Saturday, January 24, 2015

Kees van Dongen

Kees van Dongen (Dutch, 1877–1968) was a leading member of the controversial Fauves group, whose members included French artists Henri Matisse, Henri Emilien Rousseau, Robert Delaunay, and Edouard Vuillard. 
Known specifically for his portraiture, van Dongen painted sensuous and often garish representations of the fashionable French bourgeoisie, and the wealth that permitted their leisurely lifestyle. His subjects included Arletty, Leopold III of Belgium, Louis Barthou, Sacha Guitry, Anna de Noailles, and Paul Maurice Chevalier.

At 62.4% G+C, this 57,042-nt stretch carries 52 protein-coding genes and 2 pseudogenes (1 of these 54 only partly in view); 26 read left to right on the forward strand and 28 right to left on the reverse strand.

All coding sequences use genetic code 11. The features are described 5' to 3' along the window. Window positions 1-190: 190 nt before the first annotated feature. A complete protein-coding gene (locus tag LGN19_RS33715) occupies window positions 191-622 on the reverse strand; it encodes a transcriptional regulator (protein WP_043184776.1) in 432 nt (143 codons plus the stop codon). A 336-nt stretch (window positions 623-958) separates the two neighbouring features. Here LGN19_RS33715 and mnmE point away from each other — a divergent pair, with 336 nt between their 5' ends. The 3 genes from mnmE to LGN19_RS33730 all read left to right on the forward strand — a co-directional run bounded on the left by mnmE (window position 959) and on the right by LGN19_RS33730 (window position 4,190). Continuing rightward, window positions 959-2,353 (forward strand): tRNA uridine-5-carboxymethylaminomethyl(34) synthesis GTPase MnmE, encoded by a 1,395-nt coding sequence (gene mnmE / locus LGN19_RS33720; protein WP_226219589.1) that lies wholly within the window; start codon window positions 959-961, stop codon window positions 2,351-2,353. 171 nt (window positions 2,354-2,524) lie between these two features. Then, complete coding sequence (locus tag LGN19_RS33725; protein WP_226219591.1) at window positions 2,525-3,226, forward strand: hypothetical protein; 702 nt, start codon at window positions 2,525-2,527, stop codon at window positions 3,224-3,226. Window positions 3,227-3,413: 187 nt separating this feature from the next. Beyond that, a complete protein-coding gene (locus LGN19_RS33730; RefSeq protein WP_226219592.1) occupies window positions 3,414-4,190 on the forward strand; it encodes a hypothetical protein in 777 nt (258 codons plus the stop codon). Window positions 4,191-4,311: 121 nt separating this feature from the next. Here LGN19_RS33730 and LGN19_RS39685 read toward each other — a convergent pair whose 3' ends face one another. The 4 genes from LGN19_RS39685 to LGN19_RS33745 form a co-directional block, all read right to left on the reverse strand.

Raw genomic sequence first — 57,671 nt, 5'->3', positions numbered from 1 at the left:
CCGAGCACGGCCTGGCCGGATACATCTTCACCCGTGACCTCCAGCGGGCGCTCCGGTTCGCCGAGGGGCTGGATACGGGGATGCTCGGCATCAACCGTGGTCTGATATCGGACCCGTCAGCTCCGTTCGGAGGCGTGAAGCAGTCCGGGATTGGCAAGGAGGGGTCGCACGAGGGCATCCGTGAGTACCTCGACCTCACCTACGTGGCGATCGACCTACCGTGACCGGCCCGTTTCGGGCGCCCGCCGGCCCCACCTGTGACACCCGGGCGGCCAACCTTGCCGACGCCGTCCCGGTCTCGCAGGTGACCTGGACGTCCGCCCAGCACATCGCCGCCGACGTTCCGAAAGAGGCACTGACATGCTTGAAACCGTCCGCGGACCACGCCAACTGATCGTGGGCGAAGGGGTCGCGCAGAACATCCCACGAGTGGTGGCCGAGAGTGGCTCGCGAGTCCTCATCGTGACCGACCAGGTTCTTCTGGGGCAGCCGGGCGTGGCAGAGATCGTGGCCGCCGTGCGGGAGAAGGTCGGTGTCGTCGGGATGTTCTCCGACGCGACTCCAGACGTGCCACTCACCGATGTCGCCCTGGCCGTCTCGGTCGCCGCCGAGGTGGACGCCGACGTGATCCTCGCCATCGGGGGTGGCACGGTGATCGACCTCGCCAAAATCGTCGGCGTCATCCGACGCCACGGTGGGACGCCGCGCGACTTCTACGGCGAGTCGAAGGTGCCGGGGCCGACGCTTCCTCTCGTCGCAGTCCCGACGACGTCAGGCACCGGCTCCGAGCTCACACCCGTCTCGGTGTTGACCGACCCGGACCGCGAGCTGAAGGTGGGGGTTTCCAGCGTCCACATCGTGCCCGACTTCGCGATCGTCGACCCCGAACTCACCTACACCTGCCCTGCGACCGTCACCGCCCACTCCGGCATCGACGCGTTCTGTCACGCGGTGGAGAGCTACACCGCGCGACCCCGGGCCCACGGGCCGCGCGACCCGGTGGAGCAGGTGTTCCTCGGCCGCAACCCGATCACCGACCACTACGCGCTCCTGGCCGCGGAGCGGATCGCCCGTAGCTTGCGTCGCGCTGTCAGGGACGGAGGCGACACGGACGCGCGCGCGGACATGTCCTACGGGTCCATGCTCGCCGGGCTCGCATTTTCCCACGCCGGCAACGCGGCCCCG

With a playful cynicism he remarked of his popularity as a portraitist with high society women, "The essential thing is to elongate the women and especially to make them slim. After that it just remains to enlarge their jewels. They are ravished." This remark is reminiscent of another of his sayings: "Painting is the most beautiful of lies"
From 1959, Kees van Dongen lived in Monaco. He died in his home in Monte Carlo in 1968.

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